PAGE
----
ACKNOWLEDGMENTS:

We thank the World Health Organization for providing the study drug and the Indian Council of Medical Research and the National Institute of Malaria Research for permitting us to conduct this study.

  • 1.

    Manyando C, Mkandawire R, Puma L, Sinkala M, Mpabalwani E, Njunju E, Gomes M, Ribeiro I, Walter V, Virtanen M, Schlienger R, Cousin M, Chipimo M, Sullivan FM, 2010. Safety of artemether-lumefantrine in pregnant women with malaria: results of a prospective cohort study in Zambia. Malar J 9: 249.

    • Search Google Scholar
    • Export Citation
  • 2.

    Kshirsagar NA, Gogtay NJ, Moorthy NS, Garg MR, Dalvi SS, Chogle AR, Sorabjee JS, Marathe SN, Tilve GH, Bhatt AD, Sane SP, Mull R, Gathmann I, 2000. A randomized, double blind, parallel group, comparative safety, and efficacy trial of co-artemether versus oral chloroquine in the treatment of acute uncomplicated Plasmodium falciparum malaria in adults in India. Am J Trop Med Hyg 62: 402408.

    • Search Google Scholar
    • Export Citation
  • 3.

    Valecha N, Srivastava P, Mohanty SS, Mittra P, Sharma SK, Tyagi PK, Pradhan K, Dev V, Singh R, Dash AP, Sharma YD, 2009. Therapeutic efficacy of artemether-lumefantrine in uncomplicated falciparum malaria in India. Malar J 19: 107.

    • Search Google Scholar
    • Export Citation
  • 4.

    World Health Organization, 2010. Guidelines for the Treatment of Malaria. Second edition. Available at: http://www.who.int/malaria/publications/atoz/9789241547925/en/index.html.

    • Search Google Scholar
    • Export Citation
  • 5.

    White NJ, Van MV, Ezzet F, 1999. Clinical pharmacokinetics and pharmacodynamics of artemether-lumefantrine. Clin Pharmacokinet 37: 105125.

  • 6.

    Blessborn D, Romsing S, Annerberg A, Sundquist D, Bjorkman A, Lindegardh N, Bergquist Y, 2007. Development and validation of an automated solid-phase extraction and liquid chromatographic method for determination of lumefantrine in capillary blood on sampling paper. J Pharm Biomed Anal 45: 82287.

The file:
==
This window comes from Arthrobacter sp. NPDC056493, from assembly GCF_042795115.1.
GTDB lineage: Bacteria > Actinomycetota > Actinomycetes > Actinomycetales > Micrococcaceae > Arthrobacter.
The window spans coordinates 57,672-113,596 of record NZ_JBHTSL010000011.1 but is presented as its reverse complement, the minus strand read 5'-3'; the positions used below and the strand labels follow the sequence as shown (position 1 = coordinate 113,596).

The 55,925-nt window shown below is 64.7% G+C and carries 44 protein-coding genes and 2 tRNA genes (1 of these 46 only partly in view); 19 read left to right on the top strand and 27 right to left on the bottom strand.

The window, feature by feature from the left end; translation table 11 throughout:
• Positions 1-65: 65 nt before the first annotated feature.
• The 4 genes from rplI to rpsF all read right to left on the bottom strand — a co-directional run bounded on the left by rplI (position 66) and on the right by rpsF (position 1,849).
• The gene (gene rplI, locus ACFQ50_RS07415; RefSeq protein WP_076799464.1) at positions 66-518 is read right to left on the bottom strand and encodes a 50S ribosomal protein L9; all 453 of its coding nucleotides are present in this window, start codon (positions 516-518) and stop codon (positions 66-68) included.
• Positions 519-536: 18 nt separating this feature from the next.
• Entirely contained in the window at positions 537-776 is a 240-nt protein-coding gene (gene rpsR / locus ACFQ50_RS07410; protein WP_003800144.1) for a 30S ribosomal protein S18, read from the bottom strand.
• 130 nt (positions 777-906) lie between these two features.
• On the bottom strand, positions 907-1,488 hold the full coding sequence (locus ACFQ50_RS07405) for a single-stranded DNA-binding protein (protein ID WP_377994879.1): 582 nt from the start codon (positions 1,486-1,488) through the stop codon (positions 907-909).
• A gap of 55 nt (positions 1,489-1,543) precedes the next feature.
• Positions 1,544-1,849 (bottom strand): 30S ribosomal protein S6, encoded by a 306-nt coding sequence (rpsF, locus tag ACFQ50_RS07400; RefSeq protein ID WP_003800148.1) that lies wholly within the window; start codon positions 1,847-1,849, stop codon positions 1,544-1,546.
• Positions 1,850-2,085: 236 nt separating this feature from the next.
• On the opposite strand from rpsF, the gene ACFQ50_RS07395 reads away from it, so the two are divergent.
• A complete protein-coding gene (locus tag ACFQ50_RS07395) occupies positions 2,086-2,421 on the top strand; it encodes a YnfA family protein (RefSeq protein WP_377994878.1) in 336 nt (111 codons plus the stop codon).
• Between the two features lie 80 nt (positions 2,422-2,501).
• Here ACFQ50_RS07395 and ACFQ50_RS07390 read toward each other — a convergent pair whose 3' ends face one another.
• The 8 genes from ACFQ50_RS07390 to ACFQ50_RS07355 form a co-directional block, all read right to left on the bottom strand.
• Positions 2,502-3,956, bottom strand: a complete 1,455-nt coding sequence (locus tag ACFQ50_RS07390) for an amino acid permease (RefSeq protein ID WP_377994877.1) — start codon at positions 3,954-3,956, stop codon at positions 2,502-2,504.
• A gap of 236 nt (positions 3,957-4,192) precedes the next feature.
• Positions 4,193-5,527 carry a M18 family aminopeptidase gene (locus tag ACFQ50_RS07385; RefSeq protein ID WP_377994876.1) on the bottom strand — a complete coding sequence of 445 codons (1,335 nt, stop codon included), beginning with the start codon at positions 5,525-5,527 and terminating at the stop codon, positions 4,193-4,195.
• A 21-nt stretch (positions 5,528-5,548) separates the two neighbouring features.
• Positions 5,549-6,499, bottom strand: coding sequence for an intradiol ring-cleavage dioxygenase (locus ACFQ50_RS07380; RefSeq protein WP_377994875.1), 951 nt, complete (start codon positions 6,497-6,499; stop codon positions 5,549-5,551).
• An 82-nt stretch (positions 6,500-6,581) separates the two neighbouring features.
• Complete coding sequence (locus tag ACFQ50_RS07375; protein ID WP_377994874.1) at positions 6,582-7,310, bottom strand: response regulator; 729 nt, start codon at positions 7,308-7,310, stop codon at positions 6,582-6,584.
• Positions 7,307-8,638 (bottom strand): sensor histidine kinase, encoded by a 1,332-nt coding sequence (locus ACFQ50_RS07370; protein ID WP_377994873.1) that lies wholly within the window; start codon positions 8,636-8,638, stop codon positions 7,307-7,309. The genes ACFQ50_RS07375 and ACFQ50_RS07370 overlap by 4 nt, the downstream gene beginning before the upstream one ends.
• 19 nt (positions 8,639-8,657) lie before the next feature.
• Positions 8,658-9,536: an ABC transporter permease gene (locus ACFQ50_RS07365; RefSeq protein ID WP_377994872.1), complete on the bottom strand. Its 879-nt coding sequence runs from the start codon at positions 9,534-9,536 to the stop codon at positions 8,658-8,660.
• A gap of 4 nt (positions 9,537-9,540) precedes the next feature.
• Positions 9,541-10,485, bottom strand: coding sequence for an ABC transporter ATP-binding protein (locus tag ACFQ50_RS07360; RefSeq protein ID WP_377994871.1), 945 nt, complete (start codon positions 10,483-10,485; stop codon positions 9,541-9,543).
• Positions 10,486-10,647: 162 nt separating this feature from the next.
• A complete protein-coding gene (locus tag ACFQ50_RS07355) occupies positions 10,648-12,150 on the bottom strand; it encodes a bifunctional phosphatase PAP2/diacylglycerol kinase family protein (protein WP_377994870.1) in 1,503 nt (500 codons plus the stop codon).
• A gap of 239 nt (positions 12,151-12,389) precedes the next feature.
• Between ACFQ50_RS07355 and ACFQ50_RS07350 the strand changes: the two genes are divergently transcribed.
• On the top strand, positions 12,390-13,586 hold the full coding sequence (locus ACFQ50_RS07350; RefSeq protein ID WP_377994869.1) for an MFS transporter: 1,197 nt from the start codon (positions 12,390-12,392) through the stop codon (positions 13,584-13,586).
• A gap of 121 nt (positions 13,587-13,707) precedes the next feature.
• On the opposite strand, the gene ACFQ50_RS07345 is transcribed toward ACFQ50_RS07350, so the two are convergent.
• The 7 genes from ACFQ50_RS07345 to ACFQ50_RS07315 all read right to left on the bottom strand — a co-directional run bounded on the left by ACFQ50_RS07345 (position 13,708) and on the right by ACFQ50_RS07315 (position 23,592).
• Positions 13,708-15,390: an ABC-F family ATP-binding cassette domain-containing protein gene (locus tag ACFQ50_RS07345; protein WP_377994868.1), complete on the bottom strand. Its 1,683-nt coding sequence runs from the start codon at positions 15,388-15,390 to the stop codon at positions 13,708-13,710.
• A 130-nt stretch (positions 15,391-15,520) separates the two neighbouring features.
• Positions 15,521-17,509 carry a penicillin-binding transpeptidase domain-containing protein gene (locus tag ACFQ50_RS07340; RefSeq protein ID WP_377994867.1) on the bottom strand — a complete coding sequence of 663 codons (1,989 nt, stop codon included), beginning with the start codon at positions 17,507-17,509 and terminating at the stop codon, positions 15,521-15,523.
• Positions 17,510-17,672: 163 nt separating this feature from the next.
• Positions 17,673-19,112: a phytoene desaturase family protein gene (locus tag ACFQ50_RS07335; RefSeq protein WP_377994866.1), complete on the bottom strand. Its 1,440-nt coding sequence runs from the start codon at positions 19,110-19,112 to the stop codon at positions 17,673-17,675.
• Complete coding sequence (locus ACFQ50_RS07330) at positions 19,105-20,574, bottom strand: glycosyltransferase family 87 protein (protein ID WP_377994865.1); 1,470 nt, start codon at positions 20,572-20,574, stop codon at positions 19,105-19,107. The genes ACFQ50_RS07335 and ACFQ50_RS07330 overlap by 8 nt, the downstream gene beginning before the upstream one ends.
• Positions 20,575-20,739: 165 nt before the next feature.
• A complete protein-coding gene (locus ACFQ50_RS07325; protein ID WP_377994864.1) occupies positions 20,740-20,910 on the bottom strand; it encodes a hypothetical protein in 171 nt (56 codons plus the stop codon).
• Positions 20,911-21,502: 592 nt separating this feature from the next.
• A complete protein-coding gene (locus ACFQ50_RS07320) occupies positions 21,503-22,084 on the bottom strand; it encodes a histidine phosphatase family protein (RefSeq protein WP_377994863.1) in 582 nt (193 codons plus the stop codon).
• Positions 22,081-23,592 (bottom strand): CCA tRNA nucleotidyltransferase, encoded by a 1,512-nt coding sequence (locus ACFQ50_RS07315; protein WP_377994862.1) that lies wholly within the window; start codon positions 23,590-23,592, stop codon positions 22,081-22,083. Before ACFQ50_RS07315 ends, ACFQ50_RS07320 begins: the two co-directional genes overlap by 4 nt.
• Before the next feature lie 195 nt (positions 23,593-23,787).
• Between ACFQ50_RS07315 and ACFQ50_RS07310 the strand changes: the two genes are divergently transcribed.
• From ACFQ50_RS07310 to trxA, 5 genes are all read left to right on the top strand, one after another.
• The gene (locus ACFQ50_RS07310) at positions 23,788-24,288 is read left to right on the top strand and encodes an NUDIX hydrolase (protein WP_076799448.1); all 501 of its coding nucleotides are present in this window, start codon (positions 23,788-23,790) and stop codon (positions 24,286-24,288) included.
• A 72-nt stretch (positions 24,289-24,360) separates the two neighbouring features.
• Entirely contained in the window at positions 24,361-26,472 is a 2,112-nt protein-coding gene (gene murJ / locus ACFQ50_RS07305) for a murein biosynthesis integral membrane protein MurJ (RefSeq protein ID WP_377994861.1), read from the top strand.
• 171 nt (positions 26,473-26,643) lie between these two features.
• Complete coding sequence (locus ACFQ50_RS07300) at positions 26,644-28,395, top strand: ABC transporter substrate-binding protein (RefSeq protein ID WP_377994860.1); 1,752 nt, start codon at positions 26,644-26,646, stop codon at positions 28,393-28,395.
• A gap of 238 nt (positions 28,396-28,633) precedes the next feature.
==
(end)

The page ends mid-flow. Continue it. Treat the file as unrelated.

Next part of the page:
• Search Google Scholar
    • Export Citation
  • 7.

    World Health Organization, 2003. Assessment and Monitoring of Antimalarial Drug Efficacy for the Treatment of Uncomplicated falciparum Malaria. Available at: http://www.who.int/malaria/publications/atoz/9789241547925/en/index.html.

    • Search Google Scholar
    • Export Citation
  • 8.

    Ezzet F, Vugt MV, Nosten F, Looareesuwan S, White NJ, 2000. Pharmacokinetics and pharmacodynamics of lumefantrine (Benflumetol) in acute falciparum malaria. Antimicrob Agents Chemother 45: 697704.

    • Search Google Scholar
    • Export Citation
  • 9.

    Price RN, Uhlemann AC, Van VM, Brockman A, Hutagalung R, Nair S, Nash D, Singhasivanon P, Anderson TJ, Krishna S, White NJ, Nosten F, 2006. Molecular and pharmacological determinants of the therapeutic response to artemether-lumefantrine in multidrug-resistant Plasmodium falciparum malaria. Clin Infect Dis 42: 15701577.